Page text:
TF Archives

Aphex Twin

Author: Andrez
Sunday, January 1, 1995
He's known as the enfant terrible of the electro circuit and he has a penchance for building his own equipment and his own music-writing software. He owns a building in London that was formerly a bank and he drives a tank around the outskirts of Cornwall. He's been known to DJ with nothing more than two pieces of sandpaper and a blender. He's recorded music under aliases like Polygon Window, The Dice Man, Mover and AFX, and perhaps more appropriately worked with Mike Paradinas - aka Jake Slazenger and µ-Ziq - on a project called Expert Knob Twiddlers. His name is Richard D James, but you can call him the Aphex Twin.

This is the guy who, as a teenager at the beginning of the 90's, turned dance music on its head and cut a breakbeat swath through the rave scene with tracks like 'Didgeridoo' and 'Isoprophlex' while at the same time creating a collection of ethereal ambient works.

Fast forward five years.

Richard's set in the Boiler Room at the Big Day Out earlier this year blew a lot of people away, not only in terms of the music he played - which was by turns remarkable and iconoclastic in its dancefloor setting - but for the fact that the audience went crazy and got into it. Anyone else would've cleared the floor yet the Aphex Twin soundsystem somehow rocked. "To be honest, I don't really think about that when I play - it's just what I do and to me it's quite normal," he says. "That performance wasn't any more experimental than others I would've played before or since."

The success of the performance is symptomatic of Aphex Twin's acceptance in recent times. While always steering the fringe and cavorting with idiosyncratic sounds, he's somehow won over the more mainstream dance music press in the UK and is now actually turning over a profit for major label Warner Music with records that are far from user-friendly let alone dancefloor oriented. Rather than compromise his style, these days Aphex Twin is given leeway to produce what he wants and people still get into it. "I've always done that," counters Richard, "it's just that I never used to get away with it before! Instead I used to get shut off or sacked, but that doesn't happen anymore."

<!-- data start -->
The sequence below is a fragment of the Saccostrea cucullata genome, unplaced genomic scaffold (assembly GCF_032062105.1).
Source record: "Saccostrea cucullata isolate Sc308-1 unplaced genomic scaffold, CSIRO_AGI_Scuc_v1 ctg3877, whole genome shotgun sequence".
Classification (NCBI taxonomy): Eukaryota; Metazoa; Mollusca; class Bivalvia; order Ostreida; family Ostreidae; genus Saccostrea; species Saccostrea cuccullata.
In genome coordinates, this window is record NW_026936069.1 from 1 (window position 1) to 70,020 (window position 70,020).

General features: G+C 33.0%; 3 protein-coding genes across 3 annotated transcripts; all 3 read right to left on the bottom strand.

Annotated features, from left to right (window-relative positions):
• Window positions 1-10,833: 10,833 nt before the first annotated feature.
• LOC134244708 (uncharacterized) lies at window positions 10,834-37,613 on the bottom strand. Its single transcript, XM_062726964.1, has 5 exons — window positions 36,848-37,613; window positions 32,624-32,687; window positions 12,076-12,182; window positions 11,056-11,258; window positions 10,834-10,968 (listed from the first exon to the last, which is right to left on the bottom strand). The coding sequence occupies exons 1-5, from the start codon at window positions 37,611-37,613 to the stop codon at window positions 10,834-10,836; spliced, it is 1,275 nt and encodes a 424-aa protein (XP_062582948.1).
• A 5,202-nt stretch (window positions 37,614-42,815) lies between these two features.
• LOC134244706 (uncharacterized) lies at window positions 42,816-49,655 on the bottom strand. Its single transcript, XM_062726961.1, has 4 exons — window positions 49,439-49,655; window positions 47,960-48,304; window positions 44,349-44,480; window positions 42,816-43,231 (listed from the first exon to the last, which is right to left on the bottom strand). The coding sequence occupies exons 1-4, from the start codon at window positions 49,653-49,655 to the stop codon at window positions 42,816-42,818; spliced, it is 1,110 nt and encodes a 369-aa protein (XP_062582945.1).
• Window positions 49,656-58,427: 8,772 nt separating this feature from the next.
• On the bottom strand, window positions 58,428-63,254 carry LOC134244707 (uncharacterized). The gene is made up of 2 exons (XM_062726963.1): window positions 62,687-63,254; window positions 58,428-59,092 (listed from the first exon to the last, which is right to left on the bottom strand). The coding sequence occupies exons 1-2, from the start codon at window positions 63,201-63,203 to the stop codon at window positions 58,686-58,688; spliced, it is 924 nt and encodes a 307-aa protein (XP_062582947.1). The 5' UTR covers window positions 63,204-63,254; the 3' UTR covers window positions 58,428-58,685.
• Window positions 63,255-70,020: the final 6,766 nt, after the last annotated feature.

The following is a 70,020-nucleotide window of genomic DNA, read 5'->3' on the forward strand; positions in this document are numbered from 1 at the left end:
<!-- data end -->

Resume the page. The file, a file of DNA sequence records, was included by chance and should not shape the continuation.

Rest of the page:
So what's changed- "I don't know," he muses. "Because people are into it, I suppose. Sometimes I still wish that they weren't into it - I used to quite like it when people got offended by my music. I got really scared when too many people like it."

Richard's new EP is called 'Come To Daddy', and on first impressions it has a remarkable - if somewhat scary - cover that depicts a group of school children all bearing Mr James' visage. What's the story- "I don't know, actually - it was a pretty good laugh doing it, though. We hired out this class for a couple of hours, picked out the kids that we really liked, and had them running around me. Then we went back to the studio and merged my head onto them . . ."

The lyrics, inscribed in the cover notes, read thus: 'I Want Your Soul, I Will Eat Your Soul', repeated over and over. "Those words were in this letter I got from a fan ages ago," reports Richard. "See I did the track in its original form about two and a half years ago, the same day I received this fucking mad letter from this fan that ended with 'I want your soul, I will eat your soul, I want your soul'. I couldn't make head or tail of it at all, but I thought it sounded pretty good."

The opening track is the Pappy Mix of 'Come To Daddy', and it's truly bizarre - imagine if you can Aphex Twin's early work immersed in Richard James' own sampled vocals, which creates in turn something akin to eclectic speedcore heavy metal. "That was actually the first version I did; I was having a laugh really, because there was never anything serious intended. I wanted to make it as dark and brutal as possible. I don't normally like to use vocals because I see it as a bit of a cop-out. It's an easy way to get across emotion in music, whereas I really like computer music